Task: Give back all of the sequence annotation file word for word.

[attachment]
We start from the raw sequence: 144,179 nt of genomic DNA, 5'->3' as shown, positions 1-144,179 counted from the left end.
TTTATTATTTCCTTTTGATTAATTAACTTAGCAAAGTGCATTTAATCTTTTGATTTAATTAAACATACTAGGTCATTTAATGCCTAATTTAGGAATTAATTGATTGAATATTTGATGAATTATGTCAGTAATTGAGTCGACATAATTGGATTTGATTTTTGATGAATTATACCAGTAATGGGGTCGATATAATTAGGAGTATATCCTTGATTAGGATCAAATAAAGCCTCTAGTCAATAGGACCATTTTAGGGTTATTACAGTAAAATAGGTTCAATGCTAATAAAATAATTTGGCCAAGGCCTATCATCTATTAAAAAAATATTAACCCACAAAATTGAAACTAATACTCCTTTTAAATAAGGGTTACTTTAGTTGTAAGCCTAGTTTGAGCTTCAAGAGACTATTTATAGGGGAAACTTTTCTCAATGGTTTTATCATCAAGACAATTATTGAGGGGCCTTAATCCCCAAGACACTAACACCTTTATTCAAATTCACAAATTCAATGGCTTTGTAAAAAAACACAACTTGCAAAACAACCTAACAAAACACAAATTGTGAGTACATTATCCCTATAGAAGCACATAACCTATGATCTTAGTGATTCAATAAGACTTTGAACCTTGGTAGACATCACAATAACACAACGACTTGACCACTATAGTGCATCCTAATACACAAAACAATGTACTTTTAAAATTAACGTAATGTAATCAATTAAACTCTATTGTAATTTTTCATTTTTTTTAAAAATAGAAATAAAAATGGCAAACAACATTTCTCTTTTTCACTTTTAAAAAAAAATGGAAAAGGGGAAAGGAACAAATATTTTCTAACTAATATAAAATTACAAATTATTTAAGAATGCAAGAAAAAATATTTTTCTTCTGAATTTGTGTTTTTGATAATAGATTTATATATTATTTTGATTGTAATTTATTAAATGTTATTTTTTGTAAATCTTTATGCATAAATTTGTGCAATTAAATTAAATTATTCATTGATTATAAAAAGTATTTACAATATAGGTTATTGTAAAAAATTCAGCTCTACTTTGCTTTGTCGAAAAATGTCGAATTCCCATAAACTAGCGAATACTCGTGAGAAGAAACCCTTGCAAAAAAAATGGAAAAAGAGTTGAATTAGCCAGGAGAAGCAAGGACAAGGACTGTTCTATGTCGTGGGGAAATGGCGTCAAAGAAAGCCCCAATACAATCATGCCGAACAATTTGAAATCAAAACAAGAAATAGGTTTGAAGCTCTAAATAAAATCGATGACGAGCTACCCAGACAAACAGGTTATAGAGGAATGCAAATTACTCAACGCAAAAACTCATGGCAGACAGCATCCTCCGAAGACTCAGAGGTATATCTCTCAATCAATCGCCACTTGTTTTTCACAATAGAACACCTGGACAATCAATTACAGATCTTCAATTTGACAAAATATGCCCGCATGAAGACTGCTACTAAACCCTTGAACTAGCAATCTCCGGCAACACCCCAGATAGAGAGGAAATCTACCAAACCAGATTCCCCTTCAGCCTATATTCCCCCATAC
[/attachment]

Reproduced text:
We start from the raw sequence: 144,179 nt of genomic DNA, 5'->3' as shown, positions 1-144,179 counted from the left end.
TTTATTATTTCCTTTTGATTAATTAACTTAGCAAAGTGCATTTAATCTTTTGATTTAATTAAACATACTAGGTCATTTAATGCCTAATTTAGGAATTAATTGATTGAATATTTGATGAATTATGTCAGTAATTGAGTCGACATAATTGGATTTGATTTTTGATGAATTATACCAGTAATGGGGTCGATATAATTAGGAGTATATCCTTGATTAGGATCAAATAAAGCCTCTAGTCAATAGGACCATTTTAGGGTTATTACAGTAAAATAGGTTCAATGCTAATAAAATAATTTGGCCAAGGCCTATCATCTATTAAAAAAATATTAACCCACAAAATTGAAACTAATACTCCTTTTAAATAAGGGTTACTTTAGTTGTAAGCCTAGTTTGAGCTTCAAGAGACTATTTATAGGGGAAACTTTTCTCAATGGTTTTATCATCAAGACAATTATTGAGGGGCCTTAATCCCCAAGACACTAACACCTTTATTCAAATTCACAAATTCAATGGCTTTGTAAAAAAACACAACTTGCAAAACAACCTAACAAAACACAAATTGTGAGTACATTATCCCTATAGAAGCACATAACCTATGATCTTAGTGATTCAATAAGACTTTGAACCTTGGTAGACATCACAATAACACAACGACTTGACCACTATAGTGCATCCTAATACACAAAACAATGTACTTTTAAAATTAACGTAATGTAATCAATTAAACTCTATTGTAATTTTTCATTTTTTTTAAAAATAGAAATAAAAATGGCAAACAACATTTCTCTTTTTCACTTTTAAAAAAAAATGGAAAAGGGGAAAGGAACAAATATTTTCTAACTAATATAAAATTACAAATTATTTAAGAATGCAAGAAAAAATATTTTTCTTCTGAATTTGTGTTTTTGATAATAGATTTATATATTATTTTGATTGTAATTTATTAAATGTTATTTTTTGTAAATCTTTATGCATAAATTTGTGCAATTAAATTAAATTATTCATTGATTATAAAAAGTATTTACAATATAGGTTATTGTAAAAAATTCAGCTCTACTTTGCTTTGTCGAAAAATGTCGAATTCCCATAAACTAGCGAATACTCGTGAGAAGAAACCCTTGCAAAAAAAATGGAAAAAGAGTTGAATTAGCCAGGAGAAGCAAGGACAAGGACTGTTCTATGTCGTGGGGAAATGGCGTCAAAGAAAGCCCCAATACAATCATGCCGAACAATTTGAAATCAAAACAAGAAATAGGTTTGAAGCTCTAAATAAAATCGATGACGAGCTACCCAGACAAACAGGTTATAGAGGAATGCAAATTACTCAACGCAAAAACTCATGGCAGACAGCATCCTCCGAAGACTCAGAGGTATATCTCTCAATCAATCGCCACTTGTTTTTCACAATAGAACACCTGGACAATCAATTACAGATCTTCAATTTGACAAAATATGCCCGCATGAAGACTGCTACTAAACCCTTGAACTAGCAATCTCCGGCAACACCCCAGATAGAGAGGAAATCTACCAAACCAGATTCCCCTTCAGCCTATATTCCCCCATAC